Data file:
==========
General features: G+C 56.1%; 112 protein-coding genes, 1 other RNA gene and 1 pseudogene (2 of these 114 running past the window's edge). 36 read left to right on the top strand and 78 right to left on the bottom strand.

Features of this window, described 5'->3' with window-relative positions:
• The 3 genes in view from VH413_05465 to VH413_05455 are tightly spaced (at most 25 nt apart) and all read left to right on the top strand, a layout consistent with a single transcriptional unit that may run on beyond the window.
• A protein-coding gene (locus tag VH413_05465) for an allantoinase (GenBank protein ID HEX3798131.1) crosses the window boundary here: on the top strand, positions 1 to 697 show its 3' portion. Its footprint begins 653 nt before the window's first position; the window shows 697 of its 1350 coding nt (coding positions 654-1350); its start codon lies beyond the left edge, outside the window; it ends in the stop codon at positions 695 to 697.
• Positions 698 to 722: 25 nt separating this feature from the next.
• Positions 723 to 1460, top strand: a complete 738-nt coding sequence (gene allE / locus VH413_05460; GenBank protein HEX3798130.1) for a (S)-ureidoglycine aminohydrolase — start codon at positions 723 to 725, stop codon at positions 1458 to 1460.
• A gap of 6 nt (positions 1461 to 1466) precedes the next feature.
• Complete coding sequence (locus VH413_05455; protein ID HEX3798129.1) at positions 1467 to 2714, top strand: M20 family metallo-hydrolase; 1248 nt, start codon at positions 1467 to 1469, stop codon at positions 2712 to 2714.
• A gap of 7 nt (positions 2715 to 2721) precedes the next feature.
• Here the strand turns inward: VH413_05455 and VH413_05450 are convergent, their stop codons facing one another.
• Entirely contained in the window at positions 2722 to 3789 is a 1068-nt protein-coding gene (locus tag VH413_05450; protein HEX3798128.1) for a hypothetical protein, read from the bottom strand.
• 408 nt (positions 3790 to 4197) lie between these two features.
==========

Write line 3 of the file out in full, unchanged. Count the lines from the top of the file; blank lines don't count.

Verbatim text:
• The 3 genes in view from VH413_05465 to VH413_05455 are tightly spaced (at most 25 nt apart) and all read left to right on the top strand, a layout consistent with a single transcriptional unit that may run on beyond the window.